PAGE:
The intensity forecast for Gordon is more challenging. Because Gordon has developed a closed circulation more quickly than expected, it will be able to make the most of the favorable conditions across the eastern Gulf. The 12Z Monday run of the SHIPS statistical model suggests that a moist atmosphere (mid-level relative humidity around 65%), light to moderate wind shear (10 – 15 knots), and warm sea surface temperatures (SSTs) around 30°C (86°F) will prevail throughout Gordon’s trek over the Gulf. It appears most of Gordon’s circulation will be passing north of the warm and cool eddies we discussed in Sunday’s post, so those should have little major impact on the storm. We can thus expect steady strengthening, and it appears that Gordon will most likely landfall as a strong tropical storm or a Category 1 hurricane.
The 06Z Monday run of our top intensity model of 2017—the HWRF—called for Gordon to make landfall in Mississippi near 8 pm EDT Tuesday as a borderline Category 1/2 hurricane with winds of 95 mph. Our other top intensity models, the DSHIPS and LGEM models, were less aggressive in their 12Z Monday forecasts, calling for Gordon to make landfall Tuesday evening with top winds of 75 – 80 mph--a low-end Category 1 hurricane. The official NHC forecast as of 11 am EDT Monday calls for Gordon to reach the Mississippi/Alabama coast on Tuesday night with top sustained winds of 70 mph, but the center noted that Gordon could reach Category 1 hurricane strength just before landfall.
Potential storm surges from Gordon, as predicted by NHC, include:
Shell Beach to the Mississippi-Alabama border...3 to 5 ft.
Navarre Florida to the Mississippi-Alabama border...2 to 4 ft.
Shell Beach to the Mouth of Mississippi River...2 to 4 ft.
Mouth of the Mississippi River to the Louisiana-Texas border...1 to 2 ft.
Easterly winds over the northern Gulf of Mexico were already causing a rise in water levels more than one foot above normal along the coasts of Mississippi and Southeast Louisiana at noon EDT Monday, as seen using our wundermap with the Storm Surge layer turned on or NOAA’s Quicklook page for tide levels.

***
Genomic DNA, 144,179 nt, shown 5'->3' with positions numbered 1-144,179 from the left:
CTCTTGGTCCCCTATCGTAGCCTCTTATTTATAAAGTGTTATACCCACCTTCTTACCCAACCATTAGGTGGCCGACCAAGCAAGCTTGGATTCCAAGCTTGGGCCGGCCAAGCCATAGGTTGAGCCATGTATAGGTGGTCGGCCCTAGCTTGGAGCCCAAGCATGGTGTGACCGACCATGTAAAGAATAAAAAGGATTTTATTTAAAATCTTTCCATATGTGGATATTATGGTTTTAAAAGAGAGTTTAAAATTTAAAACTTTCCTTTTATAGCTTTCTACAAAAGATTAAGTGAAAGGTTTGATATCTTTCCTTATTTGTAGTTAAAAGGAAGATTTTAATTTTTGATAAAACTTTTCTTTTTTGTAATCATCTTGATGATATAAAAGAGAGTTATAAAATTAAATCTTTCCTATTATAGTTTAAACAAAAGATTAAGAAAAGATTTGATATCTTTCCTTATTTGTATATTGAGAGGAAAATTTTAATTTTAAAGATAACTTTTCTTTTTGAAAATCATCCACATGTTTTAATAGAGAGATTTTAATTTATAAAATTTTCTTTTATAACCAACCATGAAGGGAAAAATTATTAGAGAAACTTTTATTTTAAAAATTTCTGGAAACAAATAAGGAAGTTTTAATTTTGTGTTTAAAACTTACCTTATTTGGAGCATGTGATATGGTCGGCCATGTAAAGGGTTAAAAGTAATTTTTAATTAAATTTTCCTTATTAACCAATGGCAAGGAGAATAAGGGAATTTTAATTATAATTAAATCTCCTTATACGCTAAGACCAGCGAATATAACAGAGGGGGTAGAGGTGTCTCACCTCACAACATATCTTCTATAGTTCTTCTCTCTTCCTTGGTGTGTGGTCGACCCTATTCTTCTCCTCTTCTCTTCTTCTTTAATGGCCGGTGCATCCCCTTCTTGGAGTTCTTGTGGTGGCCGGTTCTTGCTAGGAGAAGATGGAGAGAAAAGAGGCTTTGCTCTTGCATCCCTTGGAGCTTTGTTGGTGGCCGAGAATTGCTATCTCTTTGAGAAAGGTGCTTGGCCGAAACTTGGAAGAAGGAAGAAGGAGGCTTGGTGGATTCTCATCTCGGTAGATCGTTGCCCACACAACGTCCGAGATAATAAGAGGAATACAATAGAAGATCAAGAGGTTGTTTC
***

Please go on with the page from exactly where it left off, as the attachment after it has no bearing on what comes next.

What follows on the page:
|Figure 2. NHC forecast for Gordon as of 11 am EDT Monday, September 3, 2018. Image credit: NOAA/NWS/NHC.|
Two possible analogues: Tropical Storm Hanna and Hurricane Nate
If Gordon makes landfall on the weaker side, a close analogue storm may be Tropical Storm Hanna of September 14, 2002, which made landfall near the mouth of the Mississippi River in Louisiana and then near the Alabama/Mississippi border with sustained winds of 60 mph. Gulfport, Mississippi reported a storm tide of 5.1 ft, and there were other reports in the 3 - 5 ft range. Minor beach erosion was reported from Dauphin Island, Alabama, to Navarre Beach, Florida, as well as in the Florida counties of Walton, Bay, and Gulf. Some storm tide flooding was reported on Dauphin Island and in Mobile County. Three deaths were attributed to rip currents generated by Hanna on the Florida Panhandle coast. Hanna and its remnants produced heavy rains across much of the southeastern states, with numerous reports of storm total accumulations of between 5 and 10 inches. The highest reported storm total, 15.56 in, was from Donalsonville, Georgia. Note that Gordon’s rainfall impacts will be farther to the west, over Louisiana, and Georgia is not expected to get heavy rains from the system. Hanna caused a total of $20 million in damage; agricultural damage in Georgia, primarily to the cotton and peanut crops, amounted to nearly $19 million of that total.